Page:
Rapolu said in a statement, “Viscose is poor people’s silk, cotton blended with viscose is the future. (The imposition of) Anti-dumping duty will obstruct the Indian textiles industry’s future. It is time we think of how to ensure safeguards and provide a level playing field in the industry. We have conveyed this message to the finance minister and hope to see critical steps being taken by the government.”
Parliamentarians from different parties have urged the Indian government not to impose anti-dumping duty (ADD) on viscose staple fibre (VSF) to ensure a secure ecosystem. Imposing ADD on VSF can increase the cost of imported fibre by 28%, which can significantly impact the value chain and the large number of Indian weavers and spinners who depend on it.
The MPs, along with Rapolu, conveyed the urgency of the matter to the finance minister. “She understood the concerns raised and assured that necessary measures would be taken,” Rapolu said.
This endeavour by the MPs aims to ensure a secure ecosystem for India’s weavers and textile industry. They hope the government will take necessary precautions to ensure the safety and prosperity of India’s weavers, who are the heart and soul of India’s textile value chain.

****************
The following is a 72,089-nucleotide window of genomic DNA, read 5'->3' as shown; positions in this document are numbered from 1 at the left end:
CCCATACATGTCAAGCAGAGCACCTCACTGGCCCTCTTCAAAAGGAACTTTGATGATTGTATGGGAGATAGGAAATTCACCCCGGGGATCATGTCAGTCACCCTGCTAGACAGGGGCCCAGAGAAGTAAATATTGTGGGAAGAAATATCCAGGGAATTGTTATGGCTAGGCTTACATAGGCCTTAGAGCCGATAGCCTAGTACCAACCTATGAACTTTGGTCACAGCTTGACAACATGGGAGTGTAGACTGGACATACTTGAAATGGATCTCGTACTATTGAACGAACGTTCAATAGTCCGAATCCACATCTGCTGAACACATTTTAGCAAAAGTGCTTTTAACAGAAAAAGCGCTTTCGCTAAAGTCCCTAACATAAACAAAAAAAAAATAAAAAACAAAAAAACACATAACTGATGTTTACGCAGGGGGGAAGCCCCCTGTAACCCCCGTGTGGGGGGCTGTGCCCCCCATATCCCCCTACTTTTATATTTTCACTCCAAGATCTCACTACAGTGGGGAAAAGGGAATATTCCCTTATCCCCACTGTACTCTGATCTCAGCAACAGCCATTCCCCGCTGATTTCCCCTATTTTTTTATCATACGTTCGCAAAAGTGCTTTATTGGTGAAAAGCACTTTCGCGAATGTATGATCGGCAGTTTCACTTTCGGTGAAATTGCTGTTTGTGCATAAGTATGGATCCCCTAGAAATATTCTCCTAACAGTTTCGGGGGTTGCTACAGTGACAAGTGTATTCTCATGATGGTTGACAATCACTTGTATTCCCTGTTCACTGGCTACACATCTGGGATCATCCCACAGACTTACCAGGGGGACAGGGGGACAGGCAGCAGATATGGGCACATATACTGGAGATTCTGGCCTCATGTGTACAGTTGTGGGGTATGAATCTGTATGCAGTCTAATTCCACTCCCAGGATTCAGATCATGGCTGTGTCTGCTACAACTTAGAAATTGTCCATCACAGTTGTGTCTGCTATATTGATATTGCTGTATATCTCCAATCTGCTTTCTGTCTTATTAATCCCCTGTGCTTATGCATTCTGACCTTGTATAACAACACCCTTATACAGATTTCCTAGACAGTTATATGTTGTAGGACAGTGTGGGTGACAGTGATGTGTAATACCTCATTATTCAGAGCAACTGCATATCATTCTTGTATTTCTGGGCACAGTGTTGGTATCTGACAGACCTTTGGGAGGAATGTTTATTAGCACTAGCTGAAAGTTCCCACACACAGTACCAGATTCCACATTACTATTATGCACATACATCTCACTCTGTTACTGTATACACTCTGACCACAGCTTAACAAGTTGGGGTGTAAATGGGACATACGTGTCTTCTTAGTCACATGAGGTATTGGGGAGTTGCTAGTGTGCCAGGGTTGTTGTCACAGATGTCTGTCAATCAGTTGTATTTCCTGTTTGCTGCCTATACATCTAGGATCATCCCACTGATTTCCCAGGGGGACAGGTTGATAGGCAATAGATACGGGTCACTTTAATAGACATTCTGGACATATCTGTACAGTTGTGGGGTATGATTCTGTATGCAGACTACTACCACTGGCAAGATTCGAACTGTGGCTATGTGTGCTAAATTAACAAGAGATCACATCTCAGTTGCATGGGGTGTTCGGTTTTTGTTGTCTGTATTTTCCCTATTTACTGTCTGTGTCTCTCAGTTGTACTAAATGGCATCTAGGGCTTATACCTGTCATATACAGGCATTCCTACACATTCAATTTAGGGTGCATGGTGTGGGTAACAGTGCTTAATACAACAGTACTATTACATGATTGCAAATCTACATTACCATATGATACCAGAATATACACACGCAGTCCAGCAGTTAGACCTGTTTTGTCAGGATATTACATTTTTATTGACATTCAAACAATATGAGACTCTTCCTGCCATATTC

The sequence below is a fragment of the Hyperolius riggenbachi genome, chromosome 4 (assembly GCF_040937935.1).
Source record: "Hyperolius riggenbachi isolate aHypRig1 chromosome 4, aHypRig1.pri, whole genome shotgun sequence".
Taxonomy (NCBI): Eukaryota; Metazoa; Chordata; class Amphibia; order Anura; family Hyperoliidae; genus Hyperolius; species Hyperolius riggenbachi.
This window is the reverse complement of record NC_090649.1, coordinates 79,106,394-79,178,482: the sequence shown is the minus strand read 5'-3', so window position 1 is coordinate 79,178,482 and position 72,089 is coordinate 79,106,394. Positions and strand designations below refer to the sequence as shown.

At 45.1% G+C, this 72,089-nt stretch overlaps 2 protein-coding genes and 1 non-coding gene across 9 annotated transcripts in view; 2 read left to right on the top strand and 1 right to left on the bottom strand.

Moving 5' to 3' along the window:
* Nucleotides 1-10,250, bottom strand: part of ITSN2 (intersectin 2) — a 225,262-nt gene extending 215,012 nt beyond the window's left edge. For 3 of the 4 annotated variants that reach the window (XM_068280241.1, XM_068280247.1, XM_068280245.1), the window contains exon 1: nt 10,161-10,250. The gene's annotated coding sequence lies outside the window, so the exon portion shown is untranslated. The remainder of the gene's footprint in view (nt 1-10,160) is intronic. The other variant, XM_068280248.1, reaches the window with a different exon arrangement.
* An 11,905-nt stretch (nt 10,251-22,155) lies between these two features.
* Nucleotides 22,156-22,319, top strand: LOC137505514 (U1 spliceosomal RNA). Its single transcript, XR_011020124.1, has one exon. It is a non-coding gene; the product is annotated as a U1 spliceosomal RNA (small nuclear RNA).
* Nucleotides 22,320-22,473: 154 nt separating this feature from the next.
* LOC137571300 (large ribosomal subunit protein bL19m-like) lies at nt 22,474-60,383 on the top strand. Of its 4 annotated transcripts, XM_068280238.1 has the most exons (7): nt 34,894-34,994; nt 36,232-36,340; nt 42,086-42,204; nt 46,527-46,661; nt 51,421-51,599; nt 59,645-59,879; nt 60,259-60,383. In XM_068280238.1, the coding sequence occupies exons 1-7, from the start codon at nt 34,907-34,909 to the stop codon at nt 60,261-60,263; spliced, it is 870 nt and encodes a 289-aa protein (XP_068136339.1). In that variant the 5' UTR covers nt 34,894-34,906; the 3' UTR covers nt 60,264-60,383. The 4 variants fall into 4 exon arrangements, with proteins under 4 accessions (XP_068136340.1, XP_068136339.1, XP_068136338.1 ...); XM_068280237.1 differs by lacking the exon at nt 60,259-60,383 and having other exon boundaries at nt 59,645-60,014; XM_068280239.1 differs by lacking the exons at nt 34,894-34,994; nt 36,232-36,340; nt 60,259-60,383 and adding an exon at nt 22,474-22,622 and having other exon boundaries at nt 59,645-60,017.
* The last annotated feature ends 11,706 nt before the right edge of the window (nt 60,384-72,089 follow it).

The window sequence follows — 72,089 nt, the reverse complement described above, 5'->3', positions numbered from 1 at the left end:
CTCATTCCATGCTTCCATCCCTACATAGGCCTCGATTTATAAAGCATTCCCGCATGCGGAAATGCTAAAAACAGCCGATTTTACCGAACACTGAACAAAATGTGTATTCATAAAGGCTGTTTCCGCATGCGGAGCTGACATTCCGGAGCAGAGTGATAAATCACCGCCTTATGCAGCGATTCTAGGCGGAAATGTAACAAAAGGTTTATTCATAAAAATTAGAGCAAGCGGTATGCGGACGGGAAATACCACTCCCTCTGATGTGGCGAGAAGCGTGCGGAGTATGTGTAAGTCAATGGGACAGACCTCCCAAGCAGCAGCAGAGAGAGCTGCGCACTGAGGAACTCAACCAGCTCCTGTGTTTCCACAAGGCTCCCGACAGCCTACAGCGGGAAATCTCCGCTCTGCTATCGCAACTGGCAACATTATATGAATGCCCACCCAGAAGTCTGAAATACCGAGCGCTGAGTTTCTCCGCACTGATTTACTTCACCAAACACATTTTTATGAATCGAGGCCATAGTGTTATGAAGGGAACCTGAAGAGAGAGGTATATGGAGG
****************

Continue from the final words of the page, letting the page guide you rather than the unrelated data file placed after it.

It was said that India’s viscose value chain is facing a deficit since the domestic supply cannot fulfil the demand. The imports have become a source of relief for the downstream industry to procure quality raw materials at competitive prices, especially when cotton prices were surging. However, if ADD is re-imposed on VSF, the entire value chain can be in a dire state as the imported fibre will cost 28 per cent more. This will significantly impact large number of Indian weavers and spinners who rely on viscose yarn production as their source of livelihood. Hence, the present need is to ensure quality raw materials that can be procured at competitive and affordable prices. The first step towards ensuring the same is the non-imposition of the ADD on VSF, the MPs said.
Fibre2Fashion News Desk (KUL)